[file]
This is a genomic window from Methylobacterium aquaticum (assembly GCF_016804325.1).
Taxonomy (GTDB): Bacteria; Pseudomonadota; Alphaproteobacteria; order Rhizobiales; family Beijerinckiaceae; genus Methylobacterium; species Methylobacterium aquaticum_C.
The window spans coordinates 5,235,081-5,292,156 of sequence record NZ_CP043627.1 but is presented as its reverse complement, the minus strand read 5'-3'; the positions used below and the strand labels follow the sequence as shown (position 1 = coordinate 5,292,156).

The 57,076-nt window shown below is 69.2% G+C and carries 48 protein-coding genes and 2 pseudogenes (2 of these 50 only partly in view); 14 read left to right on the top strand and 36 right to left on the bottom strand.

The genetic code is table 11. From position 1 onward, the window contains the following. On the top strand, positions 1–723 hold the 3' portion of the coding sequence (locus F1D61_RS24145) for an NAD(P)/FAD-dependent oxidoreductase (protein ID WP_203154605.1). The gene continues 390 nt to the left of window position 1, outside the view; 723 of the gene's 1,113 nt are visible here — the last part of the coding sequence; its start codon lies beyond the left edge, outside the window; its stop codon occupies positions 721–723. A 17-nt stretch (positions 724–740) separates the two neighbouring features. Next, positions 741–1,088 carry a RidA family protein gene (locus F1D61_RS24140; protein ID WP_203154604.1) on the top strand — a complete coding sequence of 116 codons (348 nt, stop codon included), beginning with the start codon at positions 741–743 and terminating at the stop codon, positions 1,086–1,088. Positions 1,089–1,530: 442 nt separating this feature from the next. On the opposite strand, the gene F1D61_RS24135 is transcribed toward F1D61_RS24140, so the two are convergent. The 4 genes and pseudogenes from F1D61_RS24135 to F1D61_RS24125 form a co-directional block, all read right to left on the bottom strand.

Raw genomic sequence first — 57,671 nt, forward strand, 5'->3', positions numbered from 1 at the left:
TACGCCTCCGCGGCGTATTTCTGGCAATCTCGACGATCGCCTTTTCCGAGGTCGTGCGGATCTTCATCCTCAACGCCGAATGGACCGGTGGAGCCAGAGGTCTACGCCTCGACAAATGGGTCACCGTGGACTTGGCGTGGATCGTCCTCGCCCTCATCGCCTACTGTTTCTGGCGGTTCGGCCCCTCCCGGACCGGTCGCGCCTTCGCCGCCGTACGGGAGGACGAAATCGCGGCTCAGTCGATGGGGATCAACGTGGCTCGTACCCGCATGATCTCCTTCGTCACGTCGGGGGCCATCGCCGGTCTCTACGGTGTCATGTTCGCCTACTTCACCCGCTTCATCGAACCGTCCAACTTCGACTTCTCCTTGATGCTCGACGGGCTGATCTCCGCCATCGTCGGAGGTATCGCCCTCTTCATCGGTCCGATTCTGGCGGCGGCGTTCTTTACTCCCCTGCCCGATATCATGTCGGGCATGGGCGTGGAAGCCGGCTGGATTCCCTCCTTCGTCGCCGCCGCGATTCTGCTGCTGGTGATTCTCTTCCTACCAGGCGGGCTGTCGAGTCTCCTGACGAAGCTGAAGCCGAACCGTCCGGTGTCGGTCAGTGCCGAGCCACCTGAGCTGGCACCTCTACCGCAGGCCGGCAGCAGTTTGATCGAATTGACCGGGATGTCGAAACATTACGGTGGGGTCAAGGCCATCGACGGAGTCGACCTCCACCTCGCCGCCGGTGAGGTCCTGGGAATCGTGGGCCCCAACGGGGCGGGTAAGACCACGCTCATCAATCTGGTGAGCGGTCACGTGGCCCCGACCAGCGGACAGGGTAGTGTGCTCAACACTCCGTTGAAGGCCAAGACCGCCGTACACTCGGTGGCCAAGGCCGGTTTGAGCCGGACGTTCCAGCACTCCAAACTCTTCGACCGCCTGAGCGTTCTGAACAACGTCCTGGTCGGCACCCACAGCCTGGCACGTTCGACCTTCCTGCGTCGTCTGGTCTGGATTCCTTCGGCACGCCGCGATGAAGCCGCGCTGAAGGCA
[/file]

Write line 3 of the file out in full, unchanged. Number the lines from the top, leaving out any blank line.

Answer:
The window spans coordinates 5,235,081-5,292,156 of sequence record NZ_CP043627.1 but is presented as its reverse complement, the minus strand read 5'-3'; the positions used below and the strand labels follow the sequence as shown (position 1 = coordinate 5,292,156).